Wednesday, January 15, 1890

Salem Daily News

Location: Salem, Ohio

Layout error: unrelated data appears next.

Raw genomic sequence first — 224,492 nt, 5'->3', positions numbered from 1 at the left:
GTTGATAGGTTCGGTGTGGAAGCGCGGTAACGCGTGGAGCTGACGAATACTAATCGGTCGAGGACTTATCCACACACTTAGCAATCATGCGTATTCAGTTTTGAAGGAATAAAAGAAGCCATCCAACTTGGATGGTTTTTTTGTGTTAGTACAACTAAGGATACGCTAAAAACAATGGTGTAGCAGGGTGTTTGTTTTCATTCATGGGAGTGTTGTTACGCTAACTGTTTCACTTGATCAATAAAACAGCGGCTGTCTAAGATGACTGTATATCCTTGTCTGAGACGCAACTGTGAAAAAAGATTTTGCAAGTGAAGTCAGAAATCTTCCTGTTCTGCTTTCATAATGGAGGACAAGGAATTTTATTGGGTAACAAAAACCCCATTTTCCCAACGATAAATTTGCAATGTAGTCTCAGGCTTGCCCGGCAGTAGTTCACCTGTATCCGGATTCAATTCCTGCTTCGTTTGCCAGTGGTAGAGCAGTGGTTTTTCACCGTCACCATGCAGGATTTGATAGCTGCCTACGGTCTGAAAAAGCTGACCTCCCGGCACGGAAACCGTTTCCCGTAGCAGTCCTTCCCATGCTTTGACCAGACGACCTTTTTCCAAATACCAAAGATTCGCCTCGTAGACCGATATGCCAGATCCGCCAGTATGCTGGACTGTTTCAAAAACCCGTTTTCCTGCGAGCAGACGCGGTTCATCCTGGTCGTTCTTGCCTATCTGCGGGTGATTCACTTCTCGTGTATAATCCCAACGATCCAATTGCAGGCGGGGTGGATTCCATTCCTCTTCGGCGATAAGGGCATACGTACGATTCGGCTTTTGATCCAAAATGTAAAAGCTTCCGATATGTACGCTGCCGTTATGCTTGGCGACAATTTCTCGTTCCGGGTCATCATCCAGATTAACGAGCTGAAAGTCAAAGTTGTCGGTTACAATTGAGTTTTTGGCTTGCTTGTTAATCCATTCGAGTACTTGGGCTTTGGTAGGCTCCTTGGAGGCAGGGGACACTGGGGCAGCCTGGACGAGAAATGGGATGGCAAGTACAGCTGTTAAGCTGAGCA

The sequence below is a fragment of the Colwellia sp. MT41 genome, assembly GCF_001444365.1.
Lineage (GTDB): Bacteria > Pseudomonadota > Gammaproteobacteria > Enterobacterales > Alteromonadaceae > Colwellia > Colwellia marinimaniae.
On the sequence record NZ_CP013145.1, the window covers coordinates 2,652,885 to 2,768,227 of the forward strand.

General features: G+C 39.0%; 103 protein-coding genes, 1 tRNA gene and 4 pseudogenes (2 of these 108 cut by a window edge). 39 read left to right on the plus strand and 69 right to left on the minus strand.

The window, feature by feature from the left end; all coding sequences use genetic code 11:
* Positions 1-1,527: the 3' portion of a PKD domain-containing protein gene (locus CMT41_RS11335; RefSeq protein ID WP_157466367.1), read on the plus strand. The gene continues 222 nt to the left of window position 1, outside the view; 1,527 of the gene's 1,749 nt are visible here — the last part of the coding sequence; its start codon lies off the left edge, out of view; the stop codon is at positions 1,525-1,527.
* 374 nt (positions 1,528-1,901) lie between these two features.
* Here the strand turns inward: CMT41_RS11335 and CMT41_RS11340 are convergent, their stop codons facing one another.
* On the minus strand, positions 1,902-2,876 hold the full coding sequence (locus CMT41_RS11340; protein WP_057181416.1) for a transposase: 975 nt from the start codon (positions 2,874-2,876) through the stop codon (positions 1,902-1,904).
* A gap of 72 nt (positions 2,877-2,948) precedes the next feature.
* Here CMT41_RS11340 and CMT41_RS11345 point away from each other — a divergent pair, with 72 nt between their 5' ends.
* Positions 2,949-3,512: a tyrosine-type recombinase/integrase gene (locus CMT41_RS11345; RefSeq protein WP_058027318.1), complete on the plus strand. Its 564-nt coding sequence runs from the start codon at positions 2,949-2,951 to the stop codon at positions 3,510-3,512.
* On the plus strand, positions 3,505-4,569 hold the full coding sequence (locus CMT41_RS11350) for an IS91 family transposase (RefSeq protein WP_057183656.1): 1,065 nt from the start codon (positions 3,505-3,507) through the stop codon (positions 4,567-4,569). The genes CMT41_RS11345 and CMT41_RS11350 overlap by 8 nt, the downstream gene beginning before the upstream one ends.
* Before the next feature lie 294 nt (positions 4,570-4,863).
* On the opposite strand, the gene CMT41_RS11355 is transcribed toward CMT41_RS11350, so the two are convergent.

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Salem Daily News, The (Newspaper) - January 15, 1890, Salem, Ohio THE SALEM DAILY NEWS. OL. II. NO. 12. SALEM. OHIO, WEDNESDAY. JANUARY 15. 1890. TWO CENTS. [Vant Protection, Trade. iou of the Tariff amenta )re the Ways and Means arers of Leather, Thread, Glass t Tell Uow They Would Ben- jther by an Increase or Reduc- r> titles- SGTOX, Jan. Ways and "ommitree resumed its tariff Tuesday. A. P. Ketchatn, of k. an importer and manufac- leatber, was the first witness. that the present duty upon be retained. Nearly all the .lers, he said, took this position. e European had cheaper labor, is had cheaper bark and had so the quality that American re the standard. ,ver to a question whether in the skins could not be placed free list, Mr. Binger, of New tether importer, said it would cpedient to make such a change, IBS of trade were well estab- ie business was in a good pay- ition and there was yet a preju- jme quarters in favor of French .entative Simons, of Connecti- eared in behalf of one of his ;nts, a manufacturer of thread. that his constituent manufac- hread covered with tinsel wire. on the thread, covered or un- wns the same and he asked for ise of duty on the covered prod- Campbell, a window glass manu- of Pittsburgh, said that since of 1883 window glass maaufac- fallon off. He wanted a restor- thc tariff of 1SS3. idcr Hammet, of Pittsburgh, ndow glass manufacturer, told nittee that it would be better irties concerned in the industry ,-ere taxed by the pouud instead foot, fie wanted a protective one-eighth of a cent per pound per cent, ad valorem. jriggs. of Paterson, N. J., rep- j the Silk Association of Amer- jhuned of the silk decision of ome Court which admitted silk it a duty of twenty per cent, ad He said this decision worked test injustice ever done the silk Hirer and asked to have the law icd as to prevent this class -of ming in under fifty per cent, ad Adams, of New York, repre- the glass stainers of the United iddressed the committee, com- of tho decision of the Attor- icral, which was sustained by Department, admitting jlass windows free of duty un- provisions for "works of art." glass, he said, was not a work nd should not have the benefit idmission under this disguiso. Wills, of New York, represent- Foreign Fruit Exchange ad- the committee. He wanted the i SOIDO fruit increased and on nit diminished. He also favored f the ad valorem duties to spe- Wakeman. of Kansas City, rop- Z the Cattle Growers' Associa- Texas. addressed tho committee of establishing a duty of one half cents per pound on hides, :ured and unmanufactured. THE LAW-MAKERS. of Both of the National Legislature. WASHUCGTOS, Jan. number of bills were reported yesterday from commit- tees and'phiced on the calendar. The Senate then proceeded with the consideration of the resolution offered by Mr. Call in relation to the claims of Florida under the swamp land grant. During the debate on the Florida swamp lands bill, Senator Plumb made charges against Sen- ator Call of assisting in a "land as he termed it. and Senator Call retorted rather bit- terly, accusing Senator Plumb of beinc the ad- vocate of "boodlers" and saying that the Sena- tor from Kansas had "spoken without the truth." The Senate then went into secret session and soon after adjourned. McKinley reported a bill to sim- pfllythe collection of revenue. A number of bills were introduced and referred. Mr. Perkins, of Kaunas, moved that the House go into Committee of the Whole for the consideration of the lull to provide for town site entries in Oklahoma. The motion was lost and Mr. Adams called up the Silcott report, with the bill to reimburse members for losses incurred through Si'.cott's defalcation. Mr. Adams addressed the House, holding that the sergeant-at-iirms a public officer charged with the duty of disbursing the salaries of mem- bers. He referred to :i dL-'alcation which oc- curred in the Twenty-second. Congress, and to the fact that the House at that time voted to re- imburse the members out of the contingent fund. On an inqury by Mr. Buttenvorth whether any member believed th'1 serjeant-at-arms his Mr Adams said he thought that there DO such member. Mr. Hemphill advocate 1 the adoption of his bill permitting membr-rs to bring suit in the Court of Claims for the iccovery of their sal- aries. Mr. Hemphill opposed the bill of the majority he couid imd no statute making the sergeant-at-arms a disbursing officer. Mr. Hoi- man contested the pronos'tioa that the ser- jeant-at-arms was a disbursing oftlcer, and con- tended that the fund remaining m the sergeant- at-arms' should be divided jro among members who were losers by ihe defalcation. Mr. Blount spoke in support of the bill of the majority and pending lu'ther dubate the House adjourned.________________ A PITCHED BATTLE. All of the Cronln Murderers ccpt Kunze. The Little German's Bail Fixed and He is Remanded to Jail. Children Die From Suffocation. J's... Jan. children located last evening by smoke oase of a named Kegaloski. :e firemen arrived at the scene <f into the house the four little respectively fire, four, three and a half years, were found in Condition and ail efforts to save unavailing. Tho mother washing- left them in brother, who became in .ir.r. accidentally sot fire to the ?'pf'- iwtnr tnunn Ke-clectccl. Md...Tan. Senate joint session yester- Knhrajjn K. Wilson i states Senator for "A8 beginning March Thomas S. Hevolt Amoni; ffntzllmn Troops in Which More Thau Hundred Were Killed and ItinirlejKlers Executed. NEW YORK. Jan. of the cor- respondents of C. R. Flint writes from Rio De Janeiro under date of December 23, 1889, as follows: The outlook here is not reassuring. Last evening parti of two regiments of cavalry, infantry and artillery mutinied. They tore up the republican flag and hoisted the old imperial flag, and it required all the other regiments and artillery to subdue them. They fought at the San Chris- tovas artillery barracks till after twelve o'clock, and one hundred of the rebels were killed and wounded before the re- mainder surrenderod To-clny twenty- one of the ringleaders were shot. None of tho officers were in the mu- tiny, but all of the non-commissioned officers were. The cause of the mutiny was dissatisfaction with the men's pay. It is said that a number of the old Con- servatives and Liberals have been taint pering with the soldiers were atthe bottom of the row. BRICE ELECTED. Senator Payne's Successor Chosen by the Ohio Legislature. COLUMBUS, O., Jan- 15. The two branches of the Ohio Legislature voted separately at noon yesterday for United States Senator. In the House Brice re- ceived 57 votes, Foster 52 and Neal 1; Smith, the Democratic the vote for Neal. In the Senate Brice got 19, Foster 14 and Murat Halstead 1 Senator Schneider, of Cincinnati, voted for llalstead. Blair, Republican, and Lawlor. Democrat, were absent from the House and Kerr and Rirhland. both Re- publicans, were absent from the Senate. At noon to-day the two bouses meet in joint session whou Mr. Brice will formally be declared elected United States Senator, as he has received a ma- jority in each house. Financial Crash in a ItlicUignn City. JACKSON. Mich.. Jan. is in the midsj; of a huge financial sensa- tion. The George T. Smith Middlings Purifier Company has failed with liabil- itijes of The assets will about equal the liabilities. The purifier com- pany was reorganized twenty days ago, but the creditors pressing their claims forced the suspension. The blame for the failure is laid to the extravaaance and recklessness of George T. Smith. Attorneys for the Prisoners Will Appeal to tbe Supreme Court of in Endeavor to Save Coutthlln, Burke- and O'SuUivan, Who are Kow in Pen. CHICAGO, Jac- arguments on a motion for a new tri .1 in the case of the four men convicted of the murder of Dr. Cronin were begun before Judge Mc- Connell yesterday morning. Messrs. Donahoe, Wing and Forrest represented the prisoners and Judge Longenecker and Mr. Mills the Stute. Judge Wing spoke about an hour. He was followed by Mr. Donahoe. At the conclusion of Mr. Donahoe's argument court took a recess. In the afternoon Judge McConnell de- cided that John Kunze was entitled to a new trial. In the other cases the judge decided that the verdict must stand. The prisoners were then formally sen- tenced. The prisoners' attorneys gave notice that an appeal to the Supreme Court would be taken and tho court al- lowed them time in which to file a bill of exceptions. The prisoners were taken back to jail, but a minute later Kunze was brought back at the request of his counsel, Mr. Donahoe, who wanted to make a motion to admit him to bail. Judge Longe- nocker opposed it and then wanted the bail put at but Judge McConnell flxkd it at He would have dis- charged him, he said, if there were no new evidence against him, but the State's Attorney had informed him that there was some. Judge Longenecker intimated that if they let Kunze stay in jail a few days he might conclude not to bring him to trial at all, but let him go. He promised to let the court and counsel know this week, and accordingly no effort will be made to get out on bail in the meantime. Coughlin, Burke and O'Sullivan were taken to Joliet last night over the Chi- cago Alton road, and at eleven o'clock were admitted to the penitentiary to begin their life terms of penal service to the State. IN A DEADLOCK. in TV .t I Proposed by ,Hr. McKlnlej. Jan. McKinley submitted to the House yesterday a re- port on his biTT to simplify the laws in relation to the collection of customs. He states that the object of tho bill is to simplify the methods of business at the custom houses, to obtain uniformity in appraisements and in the assessment of rates of duty, to prevent frauds, and se- cure a thorough and impartial enforcc- i mcnt of the customs and tariff laws. No Organization Eifccic.l In Either Branch of the Iowa Legislature. DES MOINES, la., Jan. 15. The House yesterday morning- continued the dead- lock on temporary clork, the five Inde- pendents caucusing and voting with tne Democrats, notwithstanding that Ewart, the Union Labor member, had declared that he would enter no caucus. On the tenth ballot the House adjourned until to-day. In the Senate the members-elect were sworn in, when a motion was made to proceed to permanent organization, which was resisted by the Democrats, who desired further time for consulta- tion. After a lively discussion the Sen- ate adjourned. Cattle and Horses DylHR by Thousands. CHETEXNE, Wyo., Jan. 15. There arc twelve to eighteen inches of snow in the western part of the Territory. This has crusted and, with the freezing of the water holes, cattle, sheep and horses are perishing all over the range. An owner here has received word from his ranch in that section that scarcely an animal that could not be fed would survive. Horses have worn their hoofs to the quick trying to beat through the crusted snow. Cattle and sheep are simply helpless. _ One-Sided Investigation Ended. PKOVIDESCE, R. T-, Jan. 15. The com- mittee appointed hy the State Board of Education to investigate charges of cruel treatment of children in the State Home and School hy Superintendent Cheaty have reported that the charges are not sustained. Several persons who brought charges against the superin- tendent have declared through the press that they were not given an opportuni- ty to appear before the committee. shall Van Telescoped by a Traveler. Cn.XTtiAM. Oni -Jan. construc- 1 -v tion train consisting of an engine sbov- f-f.nn- in upper ing box cars filled with men bound a State law for their work nf-ar Tilbury Genie r. col- "of thf TWO United Monday with a runaway flat car on shore which was an engine and derrick known as a traveler- The traveler tele- the foremost car, scvcrclv injuring score of men. three of whom soar die. _______________ j fool Koom -Jaa- j yf.Tf YORK. Jan. yes- tho room at 1242 iaak- TJria-i-s-i- known as tuc "White Kie- Aastralian Election System for Maryland. AxKAT' Md., Jan. bill was introduced in the House yesterday con- taining all the features of the Australian election law, except the educational and property qualifications. There are some members in favor of passing the Aus- tralian bill and simple, including tho educational feature, but this would doubtless bo declared unconstitutional by the Court of Appeals, as it would dis- franchise the illiterate. A REIGN OF TERROR 1st Coaaty, by a TMlr Homes IiTDiAXAPOi.18, Jan. band of lynchers appeared in Jackson County Sunday and terrified several unoffend- ing tMnilies in the vicinity of Crothers- One of the men they called upon William Slate. He refused to open Jlis door for them and they forced their into his house. Slate ww dragged from his bed. He resisted the lynchers and dealt two or three of them severe blows. One ol them shot Slate, the baH entering his breast. The lynching party then fled, leawng the wounded man lying in the road near his home. Members of his family carried him into the house, but were afraid to ven- ture out before daylight to procure the of a physician. Slate can not recover. After the shootiuf Ifce lynchers went to the home of John Warner, a farm laborer, and dragging him from his bed tied him to a tree near his house and whipped him with hickory switches until the blood flowed from his back. There is much excitement in Jackson County over the outrages. MYSTERIOUS KOBBERY. Disappearance of from the of HU of a Con- spiracy Among Employes DALLAS, Tex., Jan. mysterious robbery by which the Wells-Fargo Ex- press Company lost was com- mitted here Sunday. The money was in a box in the company's office in this city Sunday morning, but it disappeared during the day. Superintendent Chris- tcnson has arrived here and is working on the case. Edward Perry, the local agent, says no trace of the box nor its contents can be found, but he thinks it may have been mis-sent. This theory has been exploded by telegrams from all messengers who have gone out on runs since the robbery. The express officials refuse to say anything, but are working on a theory of conspiracy among employes. Cotton Train Burned. Tex., destroyed a large amount of cotton at Harrison in this county, Monday. A freight train was just nearing Harrison when the cot- ton on board caught fire from the loco- motive and in a few moments two car loads of cotton were in full blaze and in this condition the train rushed into the station and the depot buildings caugh fire. Before the fire could be gotten under control several car loads of cotton and the railroad buildings were de stroyed. Tbe loss will reach Death of Karl Cairns diec yesterday. The cause of death was in flammation of the lungs. Deceased wai only twenty-nine years of age. In 188; he succeeded his father, Earl Cairns Several years ago as Viscount Garmoyle he figured conspicuously as the defend ant in the suit for breach of promisi brought against him by Miss Fortescue the actress. The plaintiff was awarde r Lampaon. The following bills were passed: To authorize the city of Toledo to soil natural fas bonds at private sale; to authorize the ;ommissioners of Warren County to borrow WO to meet deficiencies in the county treasury. Mr. Morrison offered a resolution calling upon 3onRress to make liberal appropriations for the .mprovement of the channels and harbors olthe rreat lakes. It was unanimously adopted. Bills were introduced as follows: Appropriating 569.61 td pay for the advertising and printing in connection with the voting on the proposed con- stitutional amendments at tbe recent election; providing that oleomargarine shall be sold as >leomargurine and shall not be colored or other- wise made in the semblance of butter. A House joint resolution in reference to the holding of a joint convention for the purpose of electing a rjnited States Senator to succeed Hon. Henry B. Payne was adopted. Mr. Van Cleat moved that the Senate proceed to cast Us ballot for Senator. MJ. Alexander, of Summit, de- manded a call of the Senate. Thirty- Iwo members responded to their names. Tlie absentees were Mr. Howells, Democrat, and Messrs. Cleveland, Kerr and Richards, Repub- licans. Mr. Howells, who was very ill, and Mr. Cleveland appeared at the bar of the Senate and responded to their names. Mr. Richards was very ill at home, but Mr. Kerr was expected at every moment and the Republicans adopted liil bustering tactics to delay action until his ar- rival. Under a demand for the previous ques- tion Mr. Van Clears motion was carried. Mr. Shaw, of Auglaize, presented the name of Cal- vin S. Brice, of Allen County, and Mr. Gaumer seconded the nomination. Mr. Schneider, of Hamilton, explaining that he had not attended the Republican caucus, presented the name of Mural Halstead. Mr. Massie nominated Charles Foster and Mr. Cole seconded the nomination. The vote stood: Brice 19, Poslcr 14, Halstead l. Mr. Brice was declared the choice of the Sen- ate. Mr. Van Cleaf offered a resolution provid- ing that the Senate hear the contest for Lieu- tenant Governor on January 22. Mr. Alexander gave notice to discuss and the motion went over. Mr. Alexander offered a resolution pro- viding i >r the appointment of a non-partisan committee of four to report to the Senate a bill containing the features of the Australian ballot- box system. The resolution was referred to the committee on privileges and elections. The Senate then adjourned. the House convened Mr. Bell- ville offered a joint resolution providing that the two houses convene in joint session at noon to-morrow for tho purpose of electing a United States Senator. The rules were suspended and the resolution adopted. The hour of noon to- day was fixed upon as the time for the House to vote separately for Senator. All the Demo- cratic members, except Mr. Lawlor. -nho is ill, were present, Mr. Brown, of Hancock, being carried into the hall on a chair that he might vote. The Republicans absent were Blair and Willis. The result of the ballot was: Brice 57, Foster 52, Lawrence T. Neal 1. Mr. Smith, of Franklin, refusing to be bound by the Demo- cratic caucus, voted for Meal. The Senate bill authorizing Toledo to dispose of natural gas bonds at private sale was passed. The follow- ing bills were introduced: Amending Section 7615 so as to increase the number of directors of banks other than National from flvtj to eleven; authorizing the board of education of Delta. Fulton County, to issue bonds in to fur- nish school authorizing the Council of Zanesville to issue bonds and borrow to purchase a site and erect a hose house; amending statutes relating to r.ipe; amending the semi monthly pay act so as to prevent em- ployers from giving checks on a bank more than eight miles away; prohib.ting corporations from forming trusts and pools; authorizing Coshocton to borrow flO.'.WO to construct a sys- tem of to secure the flush- ing of hydrants in cities of the second and third class: to amend Section 5457 so as to take females out of the privileged class exempt from arrest for debt arising from contract; to create a lien on horses or other animals held or kept by parties other than the owner; amending the law authorizing the licensing of transient deal- ers in cities of the second gmde. second class to give preference In employment in State ce- partments to honorably discharged soldiers. CONVICTS PARDONED. Governor Foraker Keleases Four Prison- ers Shortly Before Lea-ring His OIHcc. COLTJMBUS, 0., Jan. the last official acts of Governor Foraker was the pardon of four prisoners who hac been recommended by the State Boarc of Pardons for executive clemency. The men released were Samuel Ridinger, convicted in Columbiana County, in Oc tober, 1SSS, of cutting to wound and sen tenced to one year; Robert Johnson, o Richland County, murder in the second degree, received in 1SSS for life, and Burrel Dudley, also serving a life sen- tence for murder, from Hamilton Coun- ty, received in December, 1376. The fourth man. Edward Bloch, bad served out a six months' sentence in the Cin- cinnati workhouse and was working out' his tine of SSOO at seventv-five cents a day. Governor Foraker has only granted on an average of about twenty-five par- dons a year during his two terms as Governor, and no prisoner has been re- leased until after a searching inquiry. The number of pardons is only about half the average of his predecessors. Hadfton Vteilrd by m. Flrr- 0.. Jan. biir fire oc- curred here shortly afu-r midnight. Mon- PAY FOR OVER-TIME. Engineers mid Firemen on New York Central Will Hare It or Tie Up UM Road. ALBANY, N. Y., strike oa ;he Xew York Central railroad between New York and Syracuse is likely to oc- cur. A month or ago, when the switchmen's strike en the Central was settled, the engineers and firemen were promised extra pay for all work over welve hours per day. Monday was pay day on the road and while the brakemen and conductors received pay for over- time the engineers and firemen did not. Much indignation was expressed by the men and a committee was appointed to 'o to New York and find out from 'hauncey M. Dopew why the extra pay was not forthcoming. The committee left last night and their return is anxiously awaited. Tho men are quiet, but say they will have Lhe extra pay or strike. They claim.' that they will ho backed up by every employe on the road, and that a general tie-up will result. The railroad are very reticent and say that they have no statement to make. DUEL IX THE STREET. Quarrel Over a Bill In the Fatal Shooting- of Two Men. Another Being- Slightly Wound.-.I. MACOX, Mo., Jan. a street fight here yesterday with revolvers, between Morris Xorris and Dr. W. G. Larrabco, three persons were wounded, two of them fatally. Dr. Larrabee disputed, the correctness of a bill presented h.y Dr. T J. Norris, proprietor of a drug: store, and after some words was ordered from the store. Subsequently the quar- rel was renewed in front of the store. Dr. Larrabee drew his revolver and commenced firing. Morris Norris, son of the druggist, returned the fire and shot Dr. Larrabee in tho left arm and right leg. Deputy Sheriff Pearson, a bystander, was hit by a stray bullet and. fatally wounded. Another stray bullet struck S. M. Wiggins in the leg, produc- ing a slight wound. CROOKED WORK. Pardon of a t-lTe Coiivlot Secured Doc- uments Which are Said to be Forgeries. MASSILLO.V, O., Jan. 15. Robert Mc- Lister, a life convict at Columbus, was pardoned last Saturday. He was im- prisoned for the murder of Joseph AVelch at Sherman, Summit County, and had served five years. One of the docu- ments used in securing his pardon was a letter purporting to come from Welch's sister which urged McLister's pardon. The sister whoso signature was at- tached to the letter lives here and she denies having written any such docu- ment. She and othnr relatives of thft murdered man pronounce it a forgery. They denounce those in authority at Columbus and will insist upon an inves- tigation. __ Binghaiu's Memorial 1311U WASHINGTON-. Jan. 15. The bill in- troduced in the House yesterday by Mr. Bingbam for markiiff the lines of battle and the positions or troops of the Army of Northern Virginia at Gettysburg ap- propriates for the purpose. The bill provides for marking with tablets the positions occupied by the Confeder- ates; for the negotiation and purchase of land and avenues for positions occupied by troops along the lines; for the con- struction of driveways twenty-four miles in length, and for determining the positions of the various commands as they were formed for battle. Restored to Liberty and Wealth. NEW YOUK, Jan. 15. Dr. George Bull. who was adjudged an habitual drunkard some years ago, and whose person and property were placed under control of a committee, was yesterday restored to liberty and to the control of his prop- erty, having ceased to use intoxicants. The case attracted much attention orig- inally, owing to the protracted fight made bv Dr. Bull against those who sought to got control of the property. Foreclosure Suit for S25O.OOO. BUFFALO, X. Y.. Jan. 15. Charles A- Sweet. as president of the Third Na- tional Bank, has brought suit in the Su- premo Court against the- Buffalo Inter- national Association to foreclose a mort- gage upon the property of the defend- ants for SiW.OOO. It is stated in tho papers filed with the county clerk that cent, of the stockhold- ers asked for a foreclosure. tionof the conduct of the crew of the dajnipht. while n lowd as Golden Gate Park life satin? station on the night of January 3. when a fisher- man was rescued from the rocks at Point JJenita by a tug boat sent by the Exam- iner. MamfT ST. Tyotns. Jan. VV. IX snpfrint'Midcntof on the Si. Louis. Arkansas if. railroad, been missing for OTVT Soac time ajro he starts on tosr. and teas t< with Sl.OOO in thoaffh the entire town tnscht be de- stroyed. E. A. lull and box factory. Shields" sawnull b-.ix fac- tory and hickory aad material the fire coald IK- s-ubd-ed. Th" bsrn- facUwi'-s ajasleabot aad loss SiVWW. Tbret! tbe <-.5ry 7.bO.tET.a3T. :r a 7_ O_ Jan. on Which Mmr Keveai a O., Jan. 15. The high of Monday uprooted a large oak tree and disclosed to men who wero workinjr near, a free from flesh except about the head. The skull was found to have been crushed in by sharp instrument and it is thoupht aa will clear up murder LafSa W. Va.. J.-rn. John criac "a a roadsidft sjorainjr. Scferal :a bis be trpirej into boujie, '-r iai larco 100 ,_, r_ Ia-3.. Jan. A r 13 is a l _ or- re- J swa iV- i-rx-- "ivt --V -trike.! Uaksa CvrS- TV! IVs a--? j coflsawalTksowaj TV- S frwf j 51. Ht g. n 3 I II fir i .s-Kr-H' It